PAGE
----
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The Washing Line (Susan Elkin reviews)

Show: The Washing Line

Society: Chickenshed

Venue: Rayne Theatre, Chickenshed. Chase Side, Southgate, London N14 4PE

The Washing Line

4 stars

Jim Jones was a dangerously charismatic American clergyman who founded a commune called “People’s Temple” in California. He was unusual at the time for welcoming both black and white people and treating them as equals. As his operational methods gradually came under scrutiny Jones moved the whole operation to Guyana in 1977. In 1978 it was visited by an American congressman, Leo Ryan, who had questions to ask. Were, for instance, members allowed to leave? He and four of the people with him were shot dead at the airport as they left after which Jones ordered his followers to commit mass suicide. Over 900 people died including 300 children. People of a certain age will recall these events with the same incredulous  horror we felt at the time.

Well, it’s a brave subject for a musical show but Chickenshed has never shied away from difficult things. And it has a big theatrical advantage because it works with large numbers of members across its various activity levels and is used to managing a cast of hundreds. As we file into the spacious main space, configured in a vast horse-shoe which is not quite traverse and not quite in the round, we see dozens of “bodies” still, silent and everywhere you look – laid out like a washing line.

The piece, based on a 2017 Chickenshed Foundation Degree project, tells the story by shifting between 1978 (and earlier) and 2008 when survivors talked to television interviewers. Officials walk among the bodies trying in astonishment to work out what can possibly have happened – and we hear flies buzzing in the sound track which is chilling.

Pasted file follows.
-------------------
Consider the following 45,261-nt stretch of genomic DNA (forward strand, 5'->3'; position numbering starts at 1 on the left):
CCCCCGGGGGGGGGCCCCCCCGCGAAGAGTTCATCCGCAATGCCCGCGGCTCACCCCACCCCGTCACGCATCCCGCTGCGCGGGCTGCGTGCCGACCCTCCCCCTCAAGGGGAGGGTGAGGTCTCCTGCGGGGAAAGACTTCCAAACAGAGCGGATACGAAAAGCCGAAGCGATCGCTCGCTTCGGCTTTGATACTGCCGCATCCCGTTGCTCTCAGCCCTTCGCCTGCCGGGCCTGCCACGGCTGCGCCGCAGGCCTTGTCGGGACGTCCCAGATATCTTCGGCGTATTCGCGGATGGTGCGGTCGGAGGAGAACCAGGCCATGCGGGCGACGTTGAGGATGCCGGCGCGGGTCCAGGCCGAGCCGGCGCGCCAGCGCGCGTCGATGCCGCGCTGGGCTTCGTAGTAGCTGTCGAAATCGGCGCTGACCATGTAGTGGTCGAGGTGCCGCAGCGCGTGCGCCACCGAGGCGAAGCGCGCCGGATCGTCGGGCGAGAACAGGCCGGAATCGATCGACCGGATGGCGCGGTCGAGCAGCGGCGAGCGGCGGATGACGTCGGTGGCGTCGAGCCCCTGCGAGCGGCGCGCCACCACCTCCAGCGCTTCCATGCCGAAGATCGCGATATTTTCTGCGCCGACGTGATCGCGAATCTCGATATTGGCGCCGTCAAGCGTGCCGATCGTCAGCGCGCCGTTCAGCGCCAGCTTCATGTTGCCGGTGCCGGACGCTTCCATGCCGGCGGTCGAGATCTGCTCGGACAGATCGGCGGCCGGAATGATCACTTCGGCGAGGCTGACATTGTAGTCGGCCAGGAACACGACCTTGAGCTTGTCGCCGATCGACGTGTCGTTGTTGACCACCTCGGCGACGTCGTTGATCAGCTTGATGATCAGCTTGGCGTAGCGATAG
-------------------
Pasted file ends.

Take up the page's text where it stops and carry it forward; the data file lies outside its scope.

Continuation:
Jonny Morton finds all the revolting charm in Jones which convinces most of his followers that he is God and that they are living in paradise. He preaches, blesses his “children”, sings well  and looks the part in his purple robe over casual clothes. Gemilla Shamruk is strong as his supportive wife too – often acting as a conduit between the commune members and her drug taking, often ruthless, power-crazed husband.

Much of this story evolves in large scale balletic form and there are some fine dance scenes underpinned by music by Dave Carey – always rhythmic, often menacing and usually disturbing. I’m struck too by how many Chickenshed members are fine dancers who make lifts, used a lot in choreography by director Michael Bossisse and the team he works with, look utterly effortless and very dramatic. The big sung numbers – such as the People’s Temple Choir at the beginning of the second half – are vibrant too. And all of that is interspersed  and contrasted with quiet horror of the TV interviews thirty years later and the activities of shocked police and American officials at the time.

At the end we see several minutes of projected footage of the real People’s Temple in which members look positive and happy. Then there are shots of the bodies. It’s so sobering that applause at the end feels like an inappropriate response.

Chickenshed stands for inclusivity and diversity. And one of the many things I admire about it is the way in which cast members who need it are supported by the company with unobtrusive warmth – wheelchairs raced on and off, hands held and guided in dance for example. Yes, this really is theatre for everyone – there are no exceptions – which also achieves a professional standard and, in this case, forces you to think quite hard about cultism and that’s as topical now as it was in the 1970s.

First published by Sardines:

Author information
Susan Elkin Susan Elkin is an education journalist, author and former secondary teacher of English. She was Education and Training Editor at The Stage from 2005 - 2016
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